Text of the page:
Blaming the Witch:  Some Reflections upon Unexpected Death


                  The epitaphs that Fritz Graf has collected that refer to an unexpected death as caused by witchcraft provide a welcome supplement to the evidence scholars of ancient religions generally rely on to understand the ideas of magical harming and untimely death, the curse tablets and the literary depictions.  It is worth noting, however, that, in the evidence Graf has compiled, the relatives of the deceased tend to indicate their uncertainty about the cause, naming multiple possibilities rather than piling up the levels of alterity into a single ‘witch’ figure to take the blame. Blaming the witch is more common in Greek literature than Greek epitaphs; in real life, cases of unexpected death create uncertainty about whom or what to blame.  This uncertainty over the multiple possibilities is, in itself, a fascinating aspect of the evidence that helps us better understand the ancient ideas of magical harming and untimely death.

                  The place of the witch, of the horrific scare-figure who piles up levels of alterity – female, foreign, and superhumanly powerful – is more in the imaginary of the Greco-Roman world than in its reality. While a variety of individuals may have engaged in practices that they or others might have labeled ‘magic’, including curse tablets and pharmaka intended to bring harm upon others, the kinds of witches we meet in literature, from Medea to Erichtho, do not, from the evidence of the epitaphs or from contemporary historical accounts, seem to have been regularly identified as the figures responsible for particular misfortunes, such as the untimely death of a young wife or the promising young heir to his father’s estate.  Rather than fastening the blame on a specific individual and identifying her as the witch or engaging in widespread witchhunts, those afflicted with misfortunes seem more likely to express their uncertainty over the precise cause – it might have been a witch, but then again it might have been something else.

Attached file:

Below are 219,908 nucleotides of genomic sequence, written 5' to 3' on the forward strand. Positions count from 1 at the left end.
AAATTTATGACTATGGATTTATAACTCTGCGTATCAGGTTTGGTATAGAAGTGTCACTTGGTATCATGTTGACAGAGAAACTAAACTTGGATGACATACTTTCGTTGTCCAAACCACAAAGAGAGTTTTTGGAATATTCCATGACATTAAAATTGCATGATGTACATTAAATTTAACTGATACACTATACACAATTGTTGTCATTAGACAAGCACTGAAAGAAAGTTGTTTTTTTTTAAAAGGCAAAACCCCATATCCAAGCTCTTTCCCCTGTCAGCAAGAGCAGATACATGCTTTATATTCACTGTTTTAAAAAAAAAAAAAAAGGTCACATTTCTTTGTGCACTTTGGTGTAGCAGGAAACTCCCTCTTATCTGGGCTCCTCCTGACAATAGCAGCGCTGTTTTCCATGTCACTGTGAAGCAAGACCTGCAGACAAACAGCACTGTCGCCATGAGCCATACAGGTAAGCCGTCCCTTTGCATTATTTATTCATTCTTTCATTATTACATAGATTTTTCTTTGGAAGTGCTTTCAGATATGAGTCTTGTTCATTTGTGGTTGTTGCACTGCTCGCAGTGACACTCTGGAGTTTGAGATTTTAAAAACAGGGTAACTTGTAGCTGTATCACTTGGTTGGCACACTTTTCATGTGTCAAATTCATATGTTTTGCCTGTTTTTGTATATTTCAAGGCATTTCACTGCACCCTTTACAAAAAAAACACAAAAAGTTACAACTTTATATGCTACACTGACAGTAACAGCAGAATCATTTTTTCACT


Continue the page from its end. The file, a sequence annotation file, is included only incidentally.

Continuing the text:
Thus, we see that, within the range of possible causes, either the specification of one – a witch or a poison – or the emphasis on the uncertainty itself can serve as a strategy for dealing with the social situation.  This corpus of epitaphs can help illuminate the complex social situations that surrounded the phenomenon of untimely death in Greek and Roman societies, giving us insight into the structures of the society and the ways people negotiated within them.  At the same time, these epitaphs, with their range of attributed causes for death, can help us understand the multiple ways in which magical forms of harming were thought to work in the ancient world, particularly with the insight that one mode need not exclude others in an explanation.  These epitaphs supplement the literary accounts and the evidence of the curse tablets, providing new light on this murky, yet fascinating, aspect of the ancient world.